Clearing Up Football's (ahem - soccer's) Confusing Rules

Saturday, June 19, 2010

Weekend Reading List

Some things to read this weekend.

Friday, June 18, 2010

Common Sense

I am losing faith that there is such a thing as "common sense", because it seems that having sense, of any sort, is not all that common.

A few examples:
What it comes down to is a lack of prudence.

Prudence is the virtue that helps guide all others by showing the best way forward in a course of action. The Catechism says this about prudence:
1806 - Prudence is the virtue that disposes practical reason to discern our true good in every circumstance and to choose the right means of achieving it; "the prudent man looks where he is going." "Keep sane and sober for your prayers." Prudence is "right reason in action," writes St. Thomas Aquinas, following Aristotle. It is not to be confused with timidity or fear, nor with duplicity or dissimulation. It is called auriga virtutum (the charioteer of the virtues); it guides the other virtues by setting rule and measure. It is prudence that immediately guides the judgment of conscience. the prudent man determines and directs his conduct in accordance with this judgment. With the help of this virtue we apply moral principles to particular cases without error and overcome doubts about the good to achieve and the evil to avoid.
I think I have changed my mind.
We don't lack common sense.
We lack common prudence.

UPDATE - Deacon Greg shines the light on how some want to stop kids from having best friends. I wish I were kidding.

To Be Born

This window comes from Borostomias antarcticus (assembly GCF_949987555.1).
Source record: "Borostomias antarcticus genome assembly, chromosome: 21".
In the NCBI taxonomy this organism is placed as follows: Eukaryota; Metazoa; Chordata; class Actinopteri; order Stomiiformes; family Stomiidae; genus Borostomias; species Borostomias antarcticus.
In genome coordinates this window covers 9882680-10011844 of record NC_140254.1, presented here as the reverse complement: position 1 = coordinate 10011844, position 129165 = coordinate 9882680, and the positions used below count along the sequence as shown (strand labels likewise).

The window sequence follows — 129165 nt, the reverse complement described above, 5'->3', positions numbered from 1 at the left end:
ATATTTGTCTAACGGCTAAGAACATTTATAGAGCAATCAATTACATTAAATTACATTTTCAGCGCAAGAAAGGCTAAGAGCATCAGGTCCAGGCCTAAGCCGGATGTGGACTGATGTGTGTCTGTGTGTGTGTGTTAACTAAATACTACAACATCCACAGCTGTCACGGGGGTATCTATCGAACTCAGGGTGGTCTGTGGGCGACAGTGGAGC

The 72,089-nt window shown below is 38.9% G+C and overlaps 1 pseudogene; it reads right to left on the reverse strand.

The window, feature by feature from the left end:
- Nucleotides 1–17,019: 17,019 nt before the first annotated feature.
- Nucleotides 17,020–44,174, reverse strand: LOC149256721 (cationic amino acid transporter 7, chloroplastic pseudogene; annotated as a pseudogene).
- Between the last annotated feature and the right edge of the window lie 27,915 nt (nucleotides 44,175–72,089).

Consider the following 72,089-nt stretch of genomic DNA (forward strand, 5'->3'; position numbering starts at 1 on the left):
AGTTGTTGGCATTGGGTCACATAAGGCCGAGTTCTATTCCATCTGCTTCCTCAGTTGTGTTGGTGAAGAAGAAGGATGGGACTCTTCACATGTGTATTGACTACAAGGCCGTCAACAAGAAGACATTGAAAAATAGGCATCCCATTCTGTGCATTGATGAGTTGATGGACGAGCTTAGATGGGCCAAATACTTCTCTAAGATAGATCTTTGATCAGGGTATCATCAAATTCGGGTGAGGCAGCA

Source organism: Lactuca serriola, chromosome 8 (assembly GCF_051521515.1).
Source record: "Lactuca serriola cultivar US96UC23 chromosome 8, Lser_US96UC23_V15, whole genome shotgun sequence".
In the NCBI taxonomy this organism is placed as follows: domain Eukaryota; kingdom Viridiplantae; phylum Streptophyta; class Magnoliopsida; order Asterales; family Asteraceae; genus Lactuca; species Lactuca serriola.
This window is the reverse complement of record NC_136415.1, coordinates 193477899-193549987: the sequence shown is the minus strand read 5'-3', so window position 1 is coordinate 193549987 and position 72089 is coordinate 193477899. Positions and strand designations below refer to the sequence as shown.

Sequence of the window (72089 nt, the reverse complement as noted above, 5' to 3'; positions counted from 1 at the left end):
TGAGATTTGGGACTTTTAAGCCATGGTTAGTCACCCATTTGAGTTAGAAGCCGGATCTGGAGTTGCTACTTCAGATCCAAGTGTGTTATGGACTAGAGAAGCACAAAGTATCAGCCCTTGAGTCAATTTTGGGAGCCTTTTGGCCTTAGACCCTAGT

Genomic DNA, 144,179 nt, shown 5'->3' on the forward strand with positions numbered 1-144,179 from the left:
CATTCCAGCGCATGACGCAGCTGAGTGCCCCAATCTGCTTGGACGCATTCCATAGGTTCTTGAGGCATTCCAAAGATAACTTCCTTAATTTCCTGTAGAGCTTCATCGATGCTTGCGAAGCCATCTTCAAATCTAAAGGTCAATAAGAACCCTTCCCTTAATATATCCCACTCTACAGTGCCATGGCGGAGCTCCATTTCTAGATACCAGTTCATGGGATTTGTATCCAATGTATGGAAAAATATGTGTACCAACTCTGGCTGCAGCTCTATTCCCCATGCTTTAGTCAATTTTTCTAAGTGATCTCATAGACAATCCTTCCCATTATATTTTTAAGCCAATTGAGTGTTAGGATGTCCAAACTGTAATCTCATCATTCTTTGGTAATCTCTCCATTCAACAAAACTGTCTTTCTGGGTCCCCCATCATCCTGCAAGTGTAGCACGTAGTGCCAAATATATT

I have to admit this trailer got me to go to the website.

Here is a description from the website.
To Be Born is about a young woman faced with and unplanned pregnancy that seeks to have an abortion.

In the midst of the procedure, she finds herself in a regrettable situation when she hears her unborn daughter begin to describe the chilling details of what is happening.
This one won't be easy to watch.
Spirit Juice is producing it, and they have do some nice work in media, it should be interesting to see how this turns out.
Tip o' the hat to Patrick.

Thursday, June 17, 2010

Father's Day

We celebrate fathers this weekend.
Don't forget to tell your dad you love him.

By the way, my 6 year-old has a loose tooth and she asked me to pull it for her yesterday, but it isn't loose enough.

Maybe I could do it rocket-style when it is ready.

Tip o' the hat to CMR.

Vatican II

Q - Can you give more details to the changes implimented by Vatican II and a quick comparison to the Mass pre-Vatican II?

A - Thanks for your great question. Let me warn you that while my answer may be longer than most of them on this blog, it won't cover everything you need to know about Vatican II.

Now, whenever I talk about Vatican II with a group of people I begin by asking them what Vatican II did. They almost universally respond by talking about the changes in the liturgy. While these are the most visible changes, they are not the most important things to come from Vatican II. Let me explain.